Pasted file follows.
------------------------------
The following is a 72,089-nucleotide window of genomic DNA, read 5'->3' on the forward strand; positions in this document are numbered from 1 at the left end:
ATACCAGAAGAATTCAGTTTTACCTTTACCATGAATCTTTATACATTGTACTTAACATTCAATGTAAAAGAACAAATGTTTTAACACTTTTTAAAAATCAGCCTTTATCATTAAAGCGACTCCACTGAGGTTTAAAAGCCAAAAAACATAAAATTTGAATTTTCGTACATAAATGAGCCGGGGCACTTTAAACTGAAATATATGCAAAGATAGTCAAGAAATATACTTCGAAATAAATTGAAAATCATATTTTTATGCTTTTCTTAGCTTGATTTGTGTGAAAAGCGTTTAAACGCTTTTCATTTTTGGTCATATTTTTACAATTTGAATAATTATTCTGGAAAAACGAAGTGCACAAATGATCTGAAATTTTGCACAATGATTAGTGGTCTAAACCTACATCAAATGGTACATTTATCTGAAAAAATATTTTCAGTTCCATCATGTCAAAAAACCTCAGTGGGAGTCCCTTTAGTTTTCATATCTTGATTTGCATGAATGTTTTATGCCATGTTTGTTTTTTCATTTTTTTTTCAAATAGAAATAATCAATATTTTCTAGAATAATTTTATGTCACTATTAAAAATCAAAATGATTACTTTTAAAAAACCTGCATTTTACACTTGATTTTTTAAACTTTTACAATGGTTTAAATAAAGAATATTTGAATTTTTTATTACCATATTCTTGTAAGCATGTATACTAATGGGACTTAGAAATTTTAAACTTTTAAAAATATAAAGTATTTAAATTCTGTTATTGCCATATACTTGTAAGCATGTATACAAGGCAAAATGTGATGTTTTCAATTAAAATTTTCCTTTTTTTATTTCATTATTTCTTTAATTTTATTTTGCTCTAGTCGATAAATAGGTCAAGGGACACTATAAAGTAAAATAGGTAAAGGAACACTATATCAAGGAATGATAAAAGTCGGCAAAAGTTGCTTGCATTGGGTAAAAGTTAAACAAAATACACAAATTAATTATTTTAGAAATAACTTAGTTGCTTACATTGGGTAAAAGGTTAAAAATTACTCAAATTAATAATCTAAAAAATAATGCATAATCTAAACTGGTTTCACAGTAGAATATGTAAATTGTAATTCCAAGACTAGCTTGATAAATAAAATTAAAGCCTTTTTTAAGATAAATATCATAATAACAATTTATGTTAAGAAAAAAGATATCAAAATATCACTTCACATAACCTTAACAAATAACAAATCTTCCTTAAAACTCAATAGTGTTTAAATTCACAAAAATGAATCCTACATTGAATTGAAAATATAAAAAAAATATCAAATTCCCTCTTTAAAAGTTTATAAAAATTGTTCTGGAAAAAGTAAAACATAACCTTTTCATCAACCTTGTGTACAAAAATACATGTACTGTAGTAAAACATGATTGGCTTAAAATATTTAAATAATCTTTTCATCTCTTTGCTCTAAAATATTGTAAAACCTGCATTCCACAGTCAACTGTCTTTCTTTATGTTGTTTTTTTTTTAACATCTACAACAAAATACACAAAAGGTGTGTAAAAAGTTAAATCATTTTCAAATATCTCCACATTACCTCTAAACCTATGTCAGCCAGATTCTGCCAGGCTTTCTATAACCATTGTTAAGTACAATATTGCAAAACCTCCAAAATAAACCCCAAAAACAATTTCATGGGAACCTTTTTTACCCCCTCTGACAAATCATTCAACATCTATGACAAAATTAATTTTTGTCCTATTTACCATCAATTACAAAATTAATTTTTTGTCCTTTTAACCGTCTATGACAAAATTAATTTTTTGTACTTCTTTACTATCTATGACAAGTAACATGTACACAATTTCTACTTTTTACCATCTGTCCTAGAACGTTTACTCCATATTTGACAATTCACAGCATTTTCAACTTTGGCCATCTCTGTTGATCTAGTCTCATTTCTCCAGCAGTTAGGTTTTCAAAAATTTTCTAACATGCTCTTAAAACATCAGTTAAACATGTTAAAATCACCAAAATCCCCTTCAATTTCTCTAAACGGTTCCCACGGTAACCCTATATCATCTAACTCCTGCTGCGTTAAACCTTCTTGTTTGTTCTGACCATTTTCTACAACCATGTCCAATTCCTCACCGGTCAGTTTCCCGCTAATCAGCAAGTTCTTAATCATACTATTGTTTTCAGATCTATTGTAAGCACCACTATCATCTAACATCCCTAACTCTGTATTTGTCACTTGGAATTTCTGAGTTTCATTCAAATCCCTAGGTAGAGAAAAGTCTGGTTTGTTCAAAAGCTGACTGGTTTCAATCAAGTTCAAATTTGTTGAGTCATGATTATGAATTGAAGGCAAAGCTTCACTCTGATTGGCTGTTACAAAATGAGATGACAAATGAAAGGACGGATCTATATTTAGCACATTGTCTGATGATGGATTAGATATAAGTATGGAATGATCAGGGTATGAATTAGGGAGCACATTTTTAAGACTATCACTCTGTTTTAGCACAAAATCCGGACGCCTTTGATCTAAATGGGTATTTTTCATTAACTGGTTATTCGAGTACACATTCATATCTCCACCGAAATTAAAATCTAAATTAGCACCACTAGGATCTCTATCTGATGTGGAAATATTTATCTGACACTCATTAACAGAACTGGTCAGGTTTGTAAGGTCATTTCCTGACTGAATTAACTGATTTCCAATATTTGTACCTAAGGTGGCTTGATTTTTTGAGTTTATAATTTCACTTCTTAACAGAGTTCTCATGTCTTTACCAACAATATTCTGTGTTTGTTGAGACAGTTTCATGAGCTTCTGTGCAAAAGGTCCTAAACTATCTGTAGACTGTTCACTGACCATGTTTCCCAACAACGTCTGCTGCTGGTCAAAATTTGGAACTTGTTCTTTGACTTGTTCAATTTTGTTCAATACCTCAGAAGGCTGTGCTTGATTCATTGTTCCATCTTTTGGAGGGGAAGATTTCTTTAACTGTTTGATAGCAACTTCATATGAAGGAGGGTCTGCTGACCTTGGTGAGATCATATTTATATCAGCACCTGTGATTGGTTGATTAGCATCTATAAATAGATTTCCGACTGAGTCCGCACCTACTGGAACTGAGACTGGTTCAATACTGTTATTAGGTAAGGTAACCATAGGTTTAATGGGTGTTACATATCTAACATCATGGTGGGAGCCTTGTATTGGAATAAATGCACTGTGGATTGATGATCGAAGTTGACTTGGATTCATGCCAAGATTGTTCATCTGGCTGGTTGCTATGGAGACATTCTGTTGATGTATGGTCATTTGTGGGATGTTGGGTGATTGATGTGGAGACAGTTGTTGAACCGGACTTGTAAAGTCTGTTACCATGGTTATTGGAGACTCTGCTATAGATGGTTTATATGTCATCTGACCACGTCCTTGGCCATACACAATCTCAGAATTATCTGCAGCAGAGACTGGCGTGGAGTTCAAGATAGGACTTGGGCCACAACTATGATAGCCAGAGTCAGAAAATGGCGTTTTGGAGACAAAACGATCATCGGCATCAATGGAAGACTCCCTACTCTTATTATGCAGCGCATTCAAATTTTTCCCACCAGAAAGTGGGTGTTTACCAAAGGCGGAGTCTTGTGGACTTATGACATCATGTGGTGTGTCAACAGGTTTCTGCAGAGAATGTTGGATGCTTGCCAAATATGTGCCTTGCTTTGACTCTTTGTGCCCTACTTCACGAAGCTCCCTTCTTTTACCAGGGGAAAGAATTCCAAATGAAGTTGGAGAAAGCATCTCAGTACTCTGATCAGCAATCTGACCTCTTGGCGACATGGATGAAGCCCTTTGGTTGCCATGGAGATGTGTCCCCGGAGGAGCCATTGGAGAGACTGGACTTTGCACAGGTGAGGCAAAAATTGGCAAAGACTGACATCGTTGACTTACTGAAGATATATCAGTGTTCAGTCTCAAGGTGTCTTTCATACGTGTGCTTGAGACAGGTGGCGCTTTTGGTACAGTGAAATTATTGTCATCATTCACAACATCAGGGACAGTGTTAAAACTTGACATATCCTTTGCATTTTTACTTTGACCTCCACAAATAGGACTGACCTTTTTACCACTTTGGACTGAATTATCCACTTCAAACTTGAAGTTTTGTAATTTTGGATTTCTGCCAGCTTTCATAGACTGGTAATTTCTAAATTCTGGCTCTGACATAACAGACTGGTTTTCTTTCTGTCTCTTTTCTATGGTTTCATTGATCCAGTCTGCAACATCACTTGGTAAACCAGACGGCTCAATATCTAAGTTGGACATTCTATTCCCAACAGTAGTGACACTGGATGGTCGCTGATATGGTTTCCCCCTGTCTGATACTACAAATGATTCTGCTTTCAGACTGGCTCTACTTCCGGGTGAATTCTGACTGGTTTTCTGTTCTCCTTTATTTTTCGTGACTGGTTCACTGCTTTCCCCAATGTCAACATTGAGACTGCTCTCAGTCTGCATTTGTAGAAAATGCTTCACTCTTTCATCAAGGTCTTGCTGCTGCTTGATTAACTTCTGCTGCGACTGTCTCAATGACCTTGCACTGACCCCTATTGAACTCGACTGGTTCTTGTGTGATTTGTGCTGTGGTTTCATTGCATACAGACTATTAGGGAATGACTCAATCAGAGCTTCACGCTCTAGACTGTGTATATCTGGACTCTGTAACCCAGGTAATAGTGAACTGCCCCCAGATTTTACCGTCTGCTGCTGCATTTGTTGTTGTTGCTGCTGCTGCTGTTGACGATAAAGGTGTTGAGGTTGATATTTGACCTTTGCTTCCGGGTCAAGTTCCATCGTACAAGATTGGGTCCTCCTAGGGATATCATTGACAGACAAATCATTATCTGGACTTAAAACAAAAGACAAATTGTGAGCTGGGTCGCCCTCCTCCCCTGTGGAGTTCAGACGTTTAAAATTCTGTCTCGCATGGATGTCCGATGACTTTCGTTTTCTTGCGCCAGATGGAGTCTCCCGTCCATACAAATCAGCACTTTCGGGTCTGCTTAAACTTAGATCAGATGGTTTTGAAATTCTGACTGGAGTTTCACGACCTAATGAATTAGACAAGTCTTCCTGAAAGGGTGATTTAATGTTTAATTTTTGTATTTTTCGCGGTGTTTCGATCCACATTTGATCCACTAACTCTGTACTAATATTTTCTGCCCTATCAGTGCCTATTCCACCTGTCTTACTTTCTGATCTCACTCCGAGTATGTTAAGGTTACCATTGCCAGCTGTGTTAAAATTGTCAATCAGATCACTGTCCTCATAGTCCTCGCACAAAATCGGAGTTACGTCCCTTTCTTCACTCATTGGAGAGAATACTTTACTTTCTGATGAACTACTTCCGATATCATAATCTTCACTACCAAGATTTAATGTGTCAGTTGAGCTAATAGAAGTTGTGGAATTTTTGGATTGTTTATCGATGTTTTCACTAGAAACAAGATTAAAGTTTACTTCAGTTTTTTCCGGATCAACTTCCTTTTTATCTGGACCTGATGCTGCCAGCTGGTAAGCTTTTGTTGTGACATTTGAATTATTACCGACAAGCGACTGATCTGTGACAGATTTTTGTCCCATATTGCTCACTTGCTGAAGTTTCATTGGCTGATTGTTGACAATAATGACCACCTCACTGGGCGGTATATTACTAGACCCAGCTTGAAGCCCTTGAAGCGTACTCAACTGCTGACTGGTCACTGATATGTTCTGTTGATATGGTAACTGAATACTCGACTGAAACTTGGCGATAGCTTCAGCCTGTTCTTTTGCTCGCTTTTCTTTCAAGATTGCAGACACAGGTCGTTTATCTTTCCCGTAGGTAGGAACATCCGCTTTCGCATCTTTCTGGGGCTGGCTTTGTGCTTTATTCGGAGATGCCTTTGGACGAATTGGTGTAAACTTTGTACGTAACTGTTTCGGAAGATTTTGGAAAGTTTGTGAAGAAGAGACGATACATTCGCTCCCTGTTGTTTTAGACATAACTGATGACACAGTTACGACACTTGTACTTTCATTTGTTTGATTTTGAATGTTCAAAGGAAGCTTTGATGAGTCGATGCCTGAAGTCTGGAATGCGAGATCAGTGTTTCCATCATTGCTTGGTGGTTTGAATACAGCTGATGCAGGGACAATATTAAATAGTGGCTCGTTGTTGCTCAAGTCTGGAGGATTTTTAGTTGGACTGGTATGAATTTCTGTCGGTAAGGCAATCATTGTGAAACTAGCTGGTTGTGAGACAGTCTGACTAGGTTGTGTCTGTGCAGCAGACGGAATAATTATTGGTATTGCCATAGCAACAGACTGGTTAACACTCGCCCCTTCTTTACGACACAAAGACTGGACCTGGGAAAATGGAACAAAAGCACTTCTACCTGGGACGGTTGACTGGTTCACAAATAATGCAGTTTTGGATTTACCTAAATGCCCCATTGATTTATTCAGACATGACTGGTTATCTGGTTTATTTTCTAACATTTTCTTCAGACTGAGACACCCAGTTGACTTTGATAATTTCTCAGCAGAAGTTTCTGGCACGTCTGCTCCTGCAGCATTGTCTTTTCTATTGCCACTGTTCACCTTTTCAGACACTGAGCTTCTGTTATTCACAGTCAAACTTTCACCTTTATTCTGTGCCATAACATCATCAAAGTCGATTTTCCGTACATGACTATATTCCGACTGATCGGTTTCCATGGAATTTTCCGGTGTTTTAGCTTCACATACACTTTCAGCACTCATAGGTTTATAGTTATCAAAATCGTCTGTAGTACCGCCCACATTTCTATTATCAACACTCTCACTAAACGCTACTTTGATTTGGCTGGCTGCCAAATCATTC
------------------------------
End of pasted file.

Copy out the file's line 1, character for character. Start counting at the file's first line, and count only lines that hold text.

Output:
The following is a 72,089-nucleotide window of genomic DNA, read 5'->3' on the forward strand; positions in this document are numbered from 1 at the left end: